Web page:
Ship's captains and outside monitoring firms have reported waves of GPS jamming around Shanghai's ports, on a scale and of a severity never seen before: the jamming causes ships' locations to be incorrectly displayed and to jump around; the observations were confirmed via an anonymized (sic) data-set from a short-hire bike firm, whose bikes are also mysteriously appearing and disappearing at locations all through the region. The spoofing has created a massive local shipping hazard and has led to spectacular shipwrecks.
The most likely culprit in the mystery is sand smugglers, who are part of a global network of sand-thieves who have literally cratered whole cities and islands in their drive to obtain sand for concrete.
Sand for Shanghai's building boom was largely dredged from the Yangtze river, so prolifically that bridges, buildings, riverbanks and ecosystems on the river collapsed. The Chinese state has banned dredging from the Yangtze, but the practice continues, and it's theorized that "soft gold" smugglers are using GPS jammers to prevent Chinese law-enforcement from detecting and interdicting their vessels.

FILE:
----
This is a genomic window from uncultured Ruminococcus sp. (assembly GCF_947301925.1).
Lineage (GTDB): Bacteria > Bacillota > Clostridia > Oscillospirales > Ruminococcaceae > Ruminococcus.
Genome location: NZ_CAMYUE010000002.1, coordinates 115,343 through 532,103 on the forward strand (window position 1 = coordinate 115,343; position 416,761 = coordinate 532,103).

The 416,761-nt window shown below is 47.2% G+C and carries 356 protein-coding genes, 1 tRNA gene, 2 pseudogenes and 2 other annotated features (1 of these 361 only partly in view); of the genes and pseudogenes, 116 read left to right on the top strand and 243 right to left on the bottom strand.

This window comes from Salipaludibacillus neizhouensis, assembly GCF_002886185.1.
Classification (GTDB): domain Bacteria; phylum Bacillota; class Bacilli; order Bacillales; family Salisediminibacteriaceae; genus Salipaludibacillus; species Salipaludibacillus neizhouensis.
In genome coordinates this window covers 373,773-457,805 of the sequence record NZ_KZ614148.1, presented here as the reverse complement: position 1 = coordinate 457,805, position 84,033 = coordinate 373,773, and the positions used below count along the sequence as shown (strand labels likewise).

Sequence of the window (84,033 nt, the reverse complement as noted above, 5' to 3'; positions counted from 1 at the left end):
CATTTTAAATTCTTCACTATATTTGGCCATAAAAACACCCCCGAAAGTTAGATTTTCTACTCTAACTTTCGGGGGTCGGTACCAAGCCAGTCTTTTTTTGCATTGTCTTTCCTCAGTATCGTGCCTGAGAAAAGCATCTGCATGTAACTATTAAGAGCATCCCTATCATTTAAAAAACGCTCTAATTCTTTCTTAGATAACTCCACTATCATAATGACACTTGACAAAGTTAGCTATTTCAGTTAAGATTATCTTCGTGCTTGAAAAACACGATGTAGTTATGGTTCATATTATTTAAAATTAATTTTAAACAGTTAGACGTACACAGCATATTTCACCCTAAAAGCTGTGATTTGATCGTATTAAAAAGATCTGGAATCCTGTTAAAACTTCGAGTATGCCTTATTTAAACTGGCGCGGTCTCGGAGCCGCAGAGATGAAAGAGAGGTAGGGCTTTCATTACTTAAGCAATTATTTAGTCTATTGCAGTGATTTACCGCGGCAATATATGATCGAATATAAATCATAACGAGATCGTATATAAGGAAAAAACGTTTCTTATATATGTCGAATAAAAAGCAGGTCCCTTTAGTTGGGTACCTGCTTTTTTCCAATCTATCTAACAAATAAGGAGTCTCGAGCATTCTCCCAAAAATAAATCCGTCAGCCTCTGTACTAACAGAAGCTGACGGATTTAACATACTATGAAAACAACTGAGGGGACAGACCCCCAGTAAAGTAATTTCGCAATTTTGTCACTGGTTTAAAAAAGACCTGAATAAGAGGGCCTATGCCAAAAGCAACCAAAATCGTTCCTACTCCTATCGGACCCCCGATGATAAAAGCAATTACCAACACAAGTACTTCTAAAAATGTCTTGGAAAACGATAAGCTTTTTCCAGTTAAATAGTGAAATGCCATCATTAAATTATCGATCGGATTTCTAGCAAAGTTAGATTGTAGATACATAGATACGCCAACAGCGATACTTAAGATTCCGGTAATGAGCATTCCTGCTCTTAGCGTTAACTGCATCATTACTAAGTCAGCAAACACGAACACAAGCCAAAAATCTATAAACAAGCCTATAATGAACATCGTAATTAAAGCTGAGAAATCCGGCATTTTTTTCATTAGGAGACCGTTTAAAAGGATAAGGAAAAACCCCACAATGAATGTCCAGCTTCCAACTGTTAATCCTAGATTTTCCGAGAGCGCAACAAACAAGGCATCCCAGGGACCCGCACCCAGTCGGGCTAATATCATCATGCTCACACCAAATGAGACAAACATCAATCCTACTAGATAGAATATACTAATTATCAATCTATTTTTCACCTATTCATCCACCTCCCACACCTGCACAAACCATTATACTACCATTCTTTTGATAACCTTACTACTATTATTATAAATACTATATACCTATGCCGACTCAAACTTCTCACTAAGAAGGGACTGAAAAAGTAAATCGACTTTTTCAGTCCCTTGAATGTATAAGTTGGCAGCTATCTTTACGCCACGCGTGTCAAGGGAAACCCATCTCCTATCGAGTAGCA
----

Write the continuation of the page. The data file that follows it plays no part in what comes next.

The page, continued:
The Shanghai "crop circles," which somehow spoof each vessel to a different false location, are something new. "I'm still puzzled by this," says Humphreys. "I can't get it to work out in the math. It's an interesting mystery." It's also a mystery that raises the possibility of potentially deadly accidents.
"Captains and pilots have become very dependent on GPS, because it has been historically very reliable," says Humphreys. "If it claims to be working, they rely on it and don't double-check it all that much."
On June 5 this year, the Run 5678, a river cargo ship, tried to overtake a smaller craft on the Huangpu, about five miles south of the Bund. The Run avoided the small ship but plowed right into the New Glory (Chinese name: Tong Yang Jingrui), a freighter heading north.
Ghost ships, crop circles, and soft gold: A GPS mystery in Shanghai [Mark Harris/Technology Review]
(via Dan Hon)